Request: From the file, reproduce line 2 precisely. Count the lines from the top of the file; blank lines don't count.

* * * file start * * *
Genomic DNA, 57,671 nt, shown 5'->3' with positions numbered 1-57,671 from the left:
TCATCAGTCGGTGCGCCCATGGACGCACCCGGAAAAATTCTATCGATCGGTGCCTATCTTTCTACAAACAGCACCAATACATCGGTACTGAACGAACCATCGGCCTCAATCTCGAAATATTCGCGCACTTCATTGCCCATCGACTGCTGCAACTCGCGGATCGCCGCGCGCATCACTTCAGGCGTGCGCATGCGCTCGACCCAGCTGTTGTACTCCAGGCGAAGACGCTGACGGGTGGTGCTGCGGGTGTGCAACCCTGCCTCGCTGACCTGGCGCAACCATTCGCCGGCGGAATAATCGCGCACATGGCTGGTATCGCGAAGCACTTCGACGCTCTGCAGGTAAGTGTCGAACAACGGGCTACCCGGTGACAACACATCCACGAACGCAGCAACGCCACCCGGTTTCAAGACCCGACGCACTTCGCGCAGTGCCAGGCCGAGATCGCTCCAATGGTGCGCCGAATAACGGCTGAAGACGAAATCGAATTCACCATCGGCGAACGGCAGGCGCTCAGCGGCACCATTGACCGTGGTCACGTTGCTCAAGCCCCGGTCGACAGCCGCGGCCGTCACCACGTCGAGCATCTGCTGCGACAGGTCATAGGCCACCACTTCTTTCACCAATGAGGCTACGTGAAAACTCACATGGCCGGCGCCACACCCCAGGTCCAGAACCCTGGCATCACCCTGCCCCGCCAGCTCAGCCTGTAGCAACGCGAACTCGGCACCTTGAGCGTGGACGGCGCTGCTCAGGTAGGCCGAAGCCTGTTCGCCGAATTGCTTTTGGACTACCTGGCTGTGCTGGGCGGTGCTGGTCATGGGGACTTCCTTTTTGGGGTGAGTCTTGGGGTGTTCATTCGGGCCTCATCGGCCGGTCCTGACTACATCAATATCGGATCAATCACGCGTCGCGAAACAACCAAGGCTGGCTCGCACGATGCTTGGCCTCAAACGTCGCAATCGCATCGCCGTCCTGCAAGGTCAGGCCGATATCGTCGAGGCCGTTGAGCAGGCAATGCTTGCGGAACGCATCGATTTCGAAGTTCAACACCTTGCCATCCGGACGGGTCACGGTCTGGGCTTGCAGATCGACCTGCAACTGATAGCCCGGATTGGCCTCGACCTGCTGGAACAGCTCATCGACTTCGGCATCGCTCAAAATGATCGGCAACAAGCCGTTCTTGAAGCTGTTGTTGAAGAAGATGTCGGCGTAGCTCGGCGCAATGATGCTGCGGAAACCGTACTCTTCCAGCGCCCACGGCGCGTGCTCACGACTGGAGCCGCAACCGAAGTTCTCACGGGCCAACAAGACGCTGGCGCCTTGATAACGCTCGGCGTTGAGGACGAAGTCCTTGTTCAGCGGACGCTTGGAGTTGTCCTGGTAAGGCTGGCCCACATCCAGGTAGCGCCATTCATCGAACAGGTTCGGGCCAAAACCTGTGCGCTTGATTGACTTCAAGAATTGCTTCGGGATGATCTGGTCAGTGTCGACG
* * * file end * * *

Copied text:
TCATCAGTCGGTGCGCCCATGGACGCACCCGGAAAAATTCTATCGATCGGTGCCTATCTTTCTACAAACAGCACCAATACATCGGTACTGAACGAACCATCGGCCTCAATCTCGAAATATTCGCGCACTTCATTGCCCATCGACTGCTGCAACTCGCGGATCGCCGCGCGCATCACTTCAGGCGTGCGCATGCGCTCGACCCAGCTGTTGTACTCCAGGCGAAGACGCTGACGGGTGGTGCTGCGGGTGTGCAACCCTGCCTCGCTGACCTGGCGCAACCATTCGCCGGCGGAATAATCGCGCACATGGCTGGTATCGCGAAGCACTTCGACGCTCTGCAGGTAAGTGTCGAACAACGGGCTACCCGGTGACAACACATCCACGAACGCAGCAACGCCACCCGGTTTCAAGACCCGACGCACTTCGCGCAGTGCCAGGCCGAGATCGCTCCAATGGTGCGCCGAATAACGGCTGAAGACGAAATCGAATTCACCATCGGCGAACGGCAGGCGCTCAGCGGCACCATTGACCGTGGTCACGTTGCTCAAGCCCCGGTCGACAGCCGCGGCCGTCACCACGTCGAGCATCTGCTGCGACAGGTCATAGGCCACCACTTCTTTCACCAATGAGGCTACGTGAAAACTCACATGGCCGGCGCCACACCCCAGGTCCAGAACCCTGGCATCACCCTGCCCCGCCAGCTCAGCCTGTAGCAACGCGAACTCGGCACCTTGAGCGTGGACGGCGCTGCTCAGGTAGGCCGAAGCCTGTTCGCCGAATTGCTTTTGGACTACCTGGCTGTGCTGGGCGGTGCTGGTCATGGGGACTTCCTTTTTGGGGTGAGTCTTGGGGTGTTCATTCGGGCCTCATCGGCCGGTCCTGACTACATCAATATCGGATCAATCACGCGTCGCGAAACAACCAAGGCTGGCTCGCACGATGCTTGGCCTCAAACGTCGCAATCGCATCGCCGTCCTGCAAGGTCAGGCCGATATCGTCGAGGCCGTTGAGCAGGCAATGCTTGCGGAACGCATCGATTTCGAAGTTCAACACCTTGCCATCCGGACGGGTCACGGTCTGGGCTTGCAGATCGACCTGCAACTGATAGCCCGGATTGGCCTCGACCTGCTGGAACAGCTCATCGACTTCGGCATCGCTCAAAATGATCGGCAACAAGCCGTTCTTGAAGCTGTTGTTGAAGAAGATGTCGGCGTAGCTCGGCGCAATGATGCTGCGGAAACCGTACTCTTCCAGCGCCCACGGCGCGTGCTCACGACTGGAGCCGCAACCGAAGTTCTCACGGGCCAACAAGACGCTGGCGCCTTGATAACGCTCGGCGTTGAGGACGAAGTCCTTGTTCAGCGGACGCTTGGAGTTGTCCTGGTAAGGCTGGCCCACATCCAGGTAGCGCCATTCATCGAACAGGTTCGGGCCAAAACCTGTGCGCTTGATTGACTTCAAGAATTGCTTCGGGATGATCTGGTCAGTGTCGACG